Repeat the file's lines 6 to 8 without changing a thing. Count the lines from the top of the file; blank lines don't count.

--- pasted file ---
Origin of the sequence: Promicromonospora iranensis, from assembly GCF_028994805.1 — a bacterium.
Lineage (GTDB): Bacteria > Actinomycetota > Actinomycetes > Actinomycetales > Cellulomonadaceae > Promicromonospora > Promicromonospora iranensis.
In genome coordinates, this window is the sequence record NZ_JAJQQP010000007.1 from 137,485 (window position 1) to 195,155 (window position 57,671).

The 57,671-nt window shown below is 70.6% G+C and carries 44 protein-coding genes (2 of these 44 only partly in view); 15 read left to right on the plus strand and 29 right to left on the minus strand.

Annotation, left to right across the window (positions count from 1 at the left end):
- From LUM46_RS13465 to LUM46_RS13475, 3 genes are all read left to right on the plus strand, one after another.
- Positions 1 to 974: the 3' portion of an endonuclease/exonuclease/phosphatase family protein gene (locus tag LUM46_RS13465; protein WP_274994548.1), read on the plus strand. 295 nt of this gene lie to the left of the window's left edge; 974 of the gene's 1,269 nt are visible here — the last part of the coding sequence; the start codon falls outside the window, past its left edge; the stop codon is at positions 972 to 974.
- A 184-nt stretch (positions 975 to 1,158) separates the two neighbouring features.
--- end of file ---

- From LUM46_RS13465 to LUM46_RS13475, 3 genes are all read left to right on the plus strand, one after another.
- Positions 1 to 974: the 3' portion of an endonuclease/exonuclease/phosphatase family protein gene (locus tag LUM46_RS13465; protein WP_274994548.1), read on the plus strand. 295 nt of this gene lie to the left of the window's left edge; 974 of the gene's 1,269 nt are visible here — the last part of the coding sequence; the start codon falls outside the window, past its left edge; the stop codon is at positions 972 to 974.
- A 184-nt stretch (positions 975 to 1,158) separates the two neighbouring features.